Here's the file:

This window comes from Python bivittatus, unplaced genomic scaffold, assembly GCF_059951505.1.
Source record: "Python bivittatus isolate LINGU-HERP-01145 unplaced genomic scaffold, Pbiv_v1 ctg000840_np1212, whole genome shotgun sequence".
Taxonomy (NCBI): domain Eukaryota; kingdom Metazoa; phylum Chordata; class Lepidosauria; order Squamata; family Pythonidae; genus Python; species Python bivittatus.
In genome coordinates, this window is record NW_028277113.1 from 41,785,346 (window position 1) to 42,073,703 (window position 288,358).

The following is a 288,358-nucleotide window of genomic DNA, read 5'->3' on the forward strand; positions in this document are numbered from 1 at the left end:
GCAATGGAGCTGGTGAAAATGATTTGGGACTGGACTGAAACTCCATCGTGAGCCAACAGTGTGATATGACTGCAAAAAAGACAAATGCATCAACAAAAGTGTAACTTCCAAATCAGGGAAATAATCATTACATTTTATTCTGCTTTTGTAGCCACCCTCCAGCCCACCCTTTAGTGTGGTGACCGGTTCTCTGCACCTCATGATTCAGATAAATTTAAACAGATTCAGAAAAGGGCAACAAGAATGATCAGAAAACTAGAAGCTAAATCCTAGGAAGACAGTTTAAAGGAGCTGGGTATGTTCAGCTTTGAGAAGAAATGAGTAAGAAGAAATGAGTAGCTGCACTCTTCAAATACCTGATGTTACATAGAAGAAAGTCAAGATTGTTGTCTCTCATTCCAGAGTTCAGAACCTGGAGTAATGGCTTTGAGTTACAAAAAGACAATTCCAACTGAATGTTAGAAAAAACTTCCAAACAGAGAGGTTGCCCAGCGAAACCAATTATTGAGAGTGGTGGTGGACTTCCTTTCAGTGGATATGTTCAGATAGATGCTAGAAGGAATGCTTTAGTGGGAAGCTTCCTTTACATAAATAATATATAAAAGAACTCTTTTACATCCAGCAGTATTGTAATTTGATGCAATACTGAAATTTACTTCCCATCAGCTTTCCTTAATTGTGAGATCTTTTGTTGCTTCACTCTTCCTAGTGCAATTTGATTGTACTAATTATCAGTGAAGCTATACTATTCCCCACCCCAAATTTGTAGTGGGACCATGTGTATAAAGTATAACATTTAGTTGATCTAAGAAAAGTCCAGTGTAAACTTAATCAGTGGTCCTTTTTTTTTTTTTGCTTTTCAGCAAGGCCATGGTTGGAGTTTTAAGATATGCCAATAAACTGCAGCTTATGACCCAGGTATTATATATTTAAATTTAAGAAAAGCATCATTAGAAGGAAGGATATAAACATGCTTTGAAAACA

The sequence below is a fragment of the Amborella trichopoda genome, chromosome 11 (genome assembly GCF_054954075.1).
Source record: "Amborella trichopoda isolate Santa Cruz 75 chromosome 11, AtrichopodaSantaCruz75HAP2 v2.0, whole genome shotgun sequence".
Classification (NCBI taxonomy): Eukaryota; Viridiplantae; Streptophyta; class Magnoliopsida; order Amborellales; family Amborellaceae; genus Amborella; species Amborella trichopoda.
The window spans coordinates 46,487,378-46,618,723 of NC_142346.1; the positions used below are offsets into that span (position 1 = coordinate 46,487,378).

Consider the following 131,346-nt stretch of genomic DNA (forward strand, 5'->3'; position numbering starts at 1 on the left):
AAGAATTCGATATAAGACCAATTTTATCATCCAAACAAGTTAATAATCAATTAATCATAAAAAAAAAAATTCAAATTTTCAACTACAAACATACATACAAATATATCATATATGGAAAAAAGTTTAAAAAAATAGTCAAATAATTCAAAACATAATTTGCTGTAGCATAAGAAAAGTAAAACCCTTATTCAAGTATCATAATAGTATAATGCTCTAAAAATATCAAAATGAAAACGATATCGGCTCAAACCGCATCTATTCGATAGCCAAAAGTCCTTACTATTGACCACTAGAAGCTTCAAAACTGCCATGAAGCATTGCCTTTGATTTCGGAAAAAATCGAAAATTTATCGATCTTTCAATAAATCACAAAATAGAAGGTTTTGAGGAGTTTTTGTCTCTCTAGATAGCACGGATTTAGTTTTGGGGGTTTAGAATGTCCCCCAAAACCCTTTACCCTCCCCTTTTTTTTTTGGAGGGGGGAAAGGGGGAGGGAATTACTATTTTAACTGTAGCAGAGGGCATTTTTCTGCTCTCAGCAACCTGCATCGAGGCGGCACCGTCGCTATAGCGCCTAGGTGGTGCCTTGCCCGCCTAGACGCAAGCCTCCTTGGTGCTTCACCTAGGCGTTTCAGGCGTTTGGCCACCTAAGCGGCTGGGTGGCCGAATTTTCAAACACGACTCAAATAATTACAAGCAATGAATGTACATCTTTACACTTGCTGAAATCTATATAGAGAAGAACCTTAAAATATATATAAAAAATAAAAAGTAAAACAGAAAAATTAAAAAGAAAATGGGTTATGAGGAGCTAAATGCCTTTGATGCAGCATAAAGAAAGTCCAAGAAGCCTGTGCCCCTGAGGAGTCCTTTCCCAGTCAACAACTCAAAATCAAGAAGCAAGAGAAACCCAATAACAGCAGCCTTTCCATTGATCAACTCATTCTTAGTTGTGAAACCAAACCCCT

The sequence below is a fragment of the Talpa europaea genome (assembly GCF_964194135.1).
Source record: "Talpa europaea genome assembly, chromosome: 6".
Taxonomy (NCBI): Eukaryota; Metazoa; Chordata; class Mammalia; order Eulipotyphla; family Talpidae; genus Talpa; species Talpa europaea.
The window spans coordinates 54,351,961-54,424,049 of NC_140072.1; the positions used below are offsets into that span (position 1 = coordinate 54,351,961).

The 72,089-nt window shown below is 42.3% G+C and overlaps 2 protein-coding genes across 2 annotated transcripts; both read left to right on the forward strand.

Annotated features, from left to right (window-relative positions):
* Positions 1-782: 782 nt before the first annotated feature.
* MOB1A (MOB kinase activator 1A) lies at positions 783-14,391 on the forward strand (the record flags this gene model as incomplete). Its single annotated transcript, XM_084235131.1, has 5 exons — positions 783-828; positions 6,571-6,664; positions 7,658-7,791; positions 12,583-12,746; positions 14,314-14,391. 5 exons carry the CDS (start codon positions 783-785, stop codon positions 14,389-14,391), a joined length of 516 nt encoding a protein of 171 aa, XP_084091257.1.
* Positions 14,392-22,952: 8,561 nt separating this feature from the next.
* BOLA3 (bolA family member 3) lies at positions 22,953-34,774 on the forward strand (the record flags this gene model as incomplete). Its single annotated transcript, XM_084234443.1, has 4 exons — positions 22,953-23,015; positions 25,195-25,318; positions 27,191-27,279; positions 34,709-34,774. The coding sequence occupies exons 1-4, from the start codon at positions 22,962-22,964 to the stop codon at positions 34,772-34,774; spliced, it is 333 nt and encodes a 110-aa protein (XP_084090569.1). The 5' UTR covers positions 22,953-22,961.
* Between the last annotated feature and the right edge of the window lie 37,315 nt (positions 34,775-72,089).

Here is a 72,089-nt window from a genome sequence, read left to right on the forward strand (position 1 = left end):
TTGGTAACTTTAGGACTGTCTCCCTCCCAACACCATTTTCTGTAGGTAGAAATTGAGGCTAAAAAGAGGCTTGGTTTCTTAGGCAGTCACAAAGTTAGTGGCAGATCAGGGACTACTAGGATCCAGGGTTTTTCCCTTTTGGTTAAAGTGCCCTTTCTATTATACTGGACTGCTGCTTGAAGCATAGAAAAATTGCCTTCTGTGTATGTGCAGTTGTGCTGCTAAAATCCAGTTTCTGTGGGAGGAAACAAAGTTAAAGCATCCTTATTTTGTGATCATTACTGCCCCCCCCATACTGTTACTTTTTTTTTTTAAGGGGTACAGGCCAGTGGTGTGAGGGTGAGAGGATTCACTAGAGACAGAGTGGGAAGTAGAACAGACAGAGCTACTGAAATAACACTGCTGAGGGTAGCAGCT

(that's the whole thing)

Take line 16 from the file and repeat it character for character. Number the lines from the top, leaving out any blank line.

The window spans coordinates 54,351,961-54,424,049 of NC_140072.1; the positions used below are offsets into that span (position 1 = coordinate 54,351,961).